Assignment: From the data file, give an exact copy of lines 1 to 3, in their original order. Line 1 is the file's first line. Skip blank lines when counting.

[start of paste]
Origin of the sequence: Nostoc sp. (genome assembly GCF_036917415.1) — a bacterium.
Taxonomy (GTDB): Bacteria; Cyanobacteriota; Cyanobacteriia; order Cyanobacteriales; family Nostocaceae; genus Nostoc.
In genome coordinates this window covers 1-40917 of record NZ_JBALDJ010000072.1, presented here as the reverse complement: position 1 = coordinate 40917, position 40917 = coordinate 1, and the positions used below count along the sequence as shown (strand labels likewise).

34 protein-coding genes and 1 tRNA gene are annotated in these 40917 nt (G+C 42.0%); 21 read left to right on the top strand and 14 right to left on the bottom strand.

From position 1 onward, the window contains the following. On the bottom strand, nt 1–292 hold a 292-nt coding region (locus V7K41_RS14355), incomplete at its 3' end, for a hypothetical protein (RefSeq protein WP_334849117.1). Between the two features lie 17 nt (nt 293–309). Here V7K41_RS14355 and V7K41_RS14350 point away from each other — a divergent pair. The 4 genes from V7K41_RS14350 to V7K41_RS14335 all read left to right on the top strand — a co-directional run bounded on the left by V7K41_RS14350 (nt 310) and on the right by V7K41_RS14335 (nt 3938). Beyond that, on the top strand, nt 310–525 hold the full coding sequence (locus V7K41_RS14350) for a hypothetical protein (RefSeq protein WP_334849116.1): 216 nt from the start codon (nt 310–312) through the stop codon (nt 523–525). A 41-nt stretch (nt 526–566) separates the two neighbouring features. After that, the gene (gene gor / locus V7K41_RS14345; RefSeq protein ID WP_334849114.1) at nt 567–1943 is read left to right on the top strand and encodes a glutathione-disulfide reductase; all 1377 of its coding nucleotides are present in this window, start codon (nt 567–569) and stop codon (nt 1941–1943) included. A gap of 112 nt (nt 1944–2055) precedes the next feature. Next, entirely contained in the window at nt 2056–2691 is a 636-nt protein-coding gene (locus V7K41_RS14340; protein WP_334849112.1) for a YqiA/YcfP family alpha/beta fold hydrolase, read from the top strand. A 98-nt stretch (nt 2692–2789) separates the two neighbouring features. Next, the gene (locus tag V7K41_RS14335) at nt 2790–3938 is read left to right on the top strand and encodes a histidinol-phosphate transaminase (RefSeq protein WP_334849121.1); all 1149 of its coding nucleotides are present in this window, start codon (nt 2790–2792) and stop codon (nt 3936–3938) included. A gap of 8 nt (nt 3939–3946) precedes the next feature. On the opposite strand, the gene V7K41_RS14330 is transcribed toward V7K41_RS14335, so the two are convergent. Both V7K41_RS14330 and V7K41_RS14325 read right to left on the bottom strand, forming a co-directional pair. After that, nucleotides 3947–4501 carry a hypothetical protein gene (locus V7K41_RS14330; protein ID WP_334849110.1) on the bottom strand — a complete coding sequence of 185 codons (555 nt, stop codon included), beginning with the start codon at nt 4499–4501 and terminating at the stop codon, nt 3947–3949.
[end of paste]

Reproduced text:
Origin of the sequence: Nostoc sp. (genome assembly GCF_036917415.1) — a bacterium.
Taxonomy (GTDB): Bacteria; Cyanobacteriota; Cyanobacteriia; order Cyanobacteriales; family Nostocaceae; genus Nostoc.
In genome coordinates this window covers 1-40917 of record NZ_JBALDJ010000072.1, presented here as the reverse complement: position 1 = coordinate 40917, position 40917 = coordinate 1, and the positions used below count along the sequence as shown (strand labels likewise).